The geochemistry of a late Precambrian weathering profile, northwest Scotland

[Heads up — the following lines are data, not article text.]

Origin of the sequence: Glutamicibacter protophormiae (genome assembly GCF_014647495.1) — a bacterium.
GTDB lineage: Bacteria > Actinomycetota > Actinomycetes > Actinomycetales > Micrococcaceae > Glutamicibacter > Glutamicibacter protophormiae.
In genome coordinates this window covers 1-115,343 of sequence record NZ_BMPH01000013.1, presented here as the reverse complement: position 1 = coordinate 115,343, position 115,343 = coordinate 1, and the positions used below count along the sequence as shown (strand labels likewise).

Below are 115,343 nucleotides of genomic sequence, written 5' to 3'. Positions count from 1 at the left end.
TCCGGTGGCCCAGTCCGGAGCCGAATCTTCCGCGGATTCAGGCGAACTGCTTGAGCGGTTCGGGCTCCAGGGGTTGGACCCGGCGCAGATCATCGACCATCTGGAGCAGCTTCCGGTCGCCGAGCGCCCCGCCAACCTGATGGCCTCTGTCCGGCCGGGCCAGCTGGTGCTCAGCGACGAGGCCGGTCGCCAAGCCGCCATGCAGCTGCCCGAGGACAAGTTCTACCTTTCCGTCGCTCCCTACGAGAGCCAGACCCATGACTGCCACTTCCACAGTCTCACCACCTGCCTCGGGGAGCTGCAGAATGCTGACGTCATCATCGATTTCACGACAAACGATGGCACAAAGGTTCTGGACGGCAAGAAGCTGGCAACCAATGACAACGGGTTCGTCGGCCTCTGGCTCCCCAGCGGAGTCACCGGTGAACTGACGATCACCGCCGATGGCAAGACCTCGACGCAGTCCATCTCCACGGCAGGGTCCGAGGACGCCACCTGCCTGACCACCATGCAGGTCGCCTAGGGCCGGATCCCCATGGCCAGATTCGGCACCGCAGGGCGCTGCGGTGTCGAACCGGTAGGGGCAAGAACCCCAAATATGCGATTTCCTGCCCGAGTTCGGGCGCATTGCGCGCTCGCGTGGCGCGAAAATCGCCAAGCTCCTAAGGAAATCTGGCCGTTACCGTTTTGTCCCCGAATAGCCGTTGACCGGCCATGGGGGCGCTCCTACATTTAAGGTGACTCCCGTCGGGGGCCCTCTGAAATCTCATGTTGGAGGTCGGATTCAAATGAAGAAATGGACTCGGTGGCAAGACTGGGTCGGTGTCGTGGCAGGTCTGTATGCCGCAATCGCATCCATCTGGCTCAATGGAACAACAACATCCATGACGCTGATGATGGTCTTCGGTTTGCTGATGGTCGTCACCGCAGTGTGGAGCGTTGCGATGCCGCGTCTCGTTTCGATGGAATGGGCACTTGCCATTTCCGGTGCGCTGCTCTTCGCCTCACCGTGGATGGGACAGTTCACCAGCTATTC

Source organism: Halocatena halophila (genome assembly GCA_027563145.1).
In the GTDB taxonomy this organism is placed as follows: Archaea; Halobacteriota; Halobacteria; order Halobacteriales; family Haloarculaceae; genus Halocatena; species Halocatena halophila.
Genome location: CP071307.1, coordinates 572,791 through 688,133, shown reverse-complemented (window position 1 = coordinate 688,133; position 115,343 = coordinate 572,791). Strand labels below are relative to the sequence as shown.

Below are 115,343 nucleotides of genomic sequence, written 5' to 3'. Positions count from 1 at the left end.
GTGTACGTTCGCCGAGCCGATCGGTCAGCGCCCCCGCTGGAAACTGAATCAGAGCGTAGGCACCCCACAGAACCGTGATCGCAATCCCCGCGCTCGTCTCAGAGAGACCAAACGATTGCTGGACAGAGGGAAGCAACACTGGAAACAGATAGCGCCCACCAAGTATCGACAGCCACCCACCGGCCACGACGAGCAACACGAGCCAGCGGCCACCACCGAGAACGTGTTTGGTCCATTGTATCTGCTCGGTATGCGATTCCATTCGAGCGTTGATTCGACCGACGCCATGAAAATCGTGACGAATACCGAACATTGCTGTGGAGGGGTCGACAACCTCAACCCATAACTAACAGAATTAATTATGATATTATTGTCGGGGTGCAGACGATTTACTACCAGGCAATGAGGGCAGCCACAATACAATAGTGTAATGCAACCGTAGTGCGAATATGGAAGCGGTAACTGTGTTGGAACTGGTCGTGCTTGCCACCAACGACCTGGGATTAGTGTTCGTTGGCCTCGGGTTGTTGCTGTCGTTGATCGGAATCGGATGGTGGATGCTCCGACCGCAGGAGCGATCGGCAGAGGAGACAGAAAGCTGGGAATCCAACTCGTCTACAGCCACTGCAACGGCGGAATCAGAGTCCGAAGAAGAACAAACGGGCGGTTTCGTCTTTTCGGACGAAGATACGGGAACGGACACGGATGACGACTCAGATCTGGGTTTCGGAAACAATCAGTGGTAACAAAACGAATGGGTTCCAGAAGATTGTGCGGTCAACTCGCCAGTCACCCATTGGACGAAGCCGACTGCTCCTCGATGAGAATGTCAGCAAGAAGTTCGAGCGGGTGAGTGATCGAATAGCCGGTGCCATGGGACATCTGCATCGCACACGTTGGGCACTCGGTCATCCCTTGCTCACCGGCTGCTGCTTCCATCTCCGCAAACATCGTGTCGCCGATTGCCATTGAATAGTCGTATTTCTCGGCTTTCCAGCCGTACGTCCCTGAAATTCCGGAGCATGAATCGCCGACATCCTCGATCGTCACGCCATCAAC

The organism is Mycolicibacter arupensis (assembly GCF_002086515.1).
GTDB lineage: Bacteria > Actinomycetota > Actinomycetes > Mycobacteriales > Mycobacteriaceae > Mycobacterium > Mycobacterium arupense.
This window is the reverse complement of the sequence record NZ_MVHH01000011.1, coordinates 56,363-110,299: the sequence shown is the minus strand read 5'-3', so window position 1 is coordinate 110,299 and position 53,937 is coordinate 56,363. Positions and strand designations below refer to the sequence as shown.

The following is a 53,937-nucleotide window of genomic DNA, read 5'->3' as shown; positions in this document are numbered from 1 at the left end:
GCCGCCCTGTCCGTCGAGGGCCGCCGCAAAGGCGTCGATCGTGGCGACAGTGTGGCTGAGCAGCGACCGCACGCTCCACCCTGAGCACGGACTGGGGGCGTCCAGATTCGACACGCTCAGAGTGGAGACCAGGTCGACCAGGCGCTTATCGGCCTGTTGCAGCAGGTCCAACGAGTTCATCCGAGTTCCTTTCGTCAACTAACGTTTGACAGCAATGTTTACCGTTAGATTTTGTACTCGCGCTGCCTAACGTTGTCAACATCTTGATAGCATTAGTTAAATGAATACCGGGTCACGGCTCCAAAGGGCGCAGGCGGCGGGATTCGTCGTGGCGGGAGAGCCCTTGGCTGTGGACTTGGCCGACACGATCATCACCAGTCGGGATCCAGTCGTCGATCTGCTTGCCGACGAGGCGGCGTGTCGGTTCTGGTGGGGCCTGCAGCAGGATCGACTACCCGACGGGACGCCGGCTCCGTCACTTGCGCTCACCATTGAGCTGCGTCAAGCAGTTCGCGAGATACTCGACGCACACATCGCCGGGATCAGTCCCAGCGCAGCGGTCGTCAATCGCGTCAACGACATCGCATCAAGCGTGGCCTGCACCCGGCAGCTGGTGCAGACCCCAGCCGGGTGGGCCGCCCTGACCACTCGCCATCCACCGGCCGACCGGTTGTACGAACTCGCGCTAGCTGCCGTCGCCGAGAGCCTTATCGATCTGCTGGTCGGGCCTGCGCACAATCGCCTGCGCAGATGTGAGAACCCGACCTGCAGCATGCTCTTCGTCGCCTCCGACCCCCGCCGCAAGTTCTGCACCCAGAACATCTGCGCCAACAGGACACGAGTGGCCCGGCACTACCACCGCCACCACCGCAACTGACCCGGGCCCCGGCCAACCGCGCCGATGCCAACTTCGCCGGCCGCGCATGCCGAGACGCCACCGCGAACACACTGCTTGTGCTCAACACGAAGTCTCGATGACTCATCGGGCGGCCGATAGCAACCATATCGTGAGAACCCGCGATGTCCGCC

In an attempt to understand the environment of the Precambrian weathering at Rispond, and compare it with weathering processes taking place at the present time, samples weathered to different degrees have been taken at various distances immediately below the Cambrian Unconformity. These samples have been subjected to chemical analysis by X-ray fluorescence spectometry and wet analysis, and to mineralogical analysis by X-ray diffraction and polarised light microscopy. Interpretation of these results indicate that the samples represent a weathering profile (although not necessarily an unchanged one as these rocks have been subjected to a maximum temperature of 250°C during burial subsequent to the deposition of the Cambrian strata). This is inferred from the minerals present in the soil, the nature of the chemical changes observed, the similarities of the data on the Kronberg weathering diagram to those of present-day weathering, and the position of the profile immediately below the unconformity. Further interpretation of the results in terms of the thermodynamic properties of the minerals present in the profile, the chemical reactions believed to have taken place, the geological evidence and a survey of the chemical composition of present-day surface waters leads to the conclusion that the rocks below the Cambrian Unconformity at Rispond represent a fossil soil profile. These rocks contain pyrophyllite, considered to have been formed by low-grade metamorphism rather than by weathering. Three possible modes of origin have been considered, and that involving the weathering of potassium feldspar to kaolinite alone in an acid environment rejected. The two mechanisms involving the weathering of the feldspar to illite in an arid alkaline environment with restricted drainage are considered to be more likely. The illite produced in these mechanisms was further weathered to produce, in the one case, kaolinite, and in the other one, potassium beidellite as a mixed layer mineral with illite. These two mechanisms can be mixed in any proportion, the exact amount of potasium beidellite present depending upon the relative thermodynamic stabilities of kaolinite and beidellite. As the latter is unknown, further accuracy cannot be achieved at present. The presence of abundant potassium feldspar in the Fucoid Beds, and the existence of trace fossil planolites in such rocks as well as the temperature to which they have been heated (about 250°C) suggested the possible existence of an ammonium feldspar in the area. Therefore, a method to measure the amount of ammonia content in these rocks has been designed. The results of twenty-two samples from the Cambro-Ordovician succession of N.W. Scotland analysed by this method show that the ammonia content is very low. If all the ammonia is present as an ammonium feldspar (buddingtonite), it represents about 0.3% of the mineral in the shales and even less in other rock types.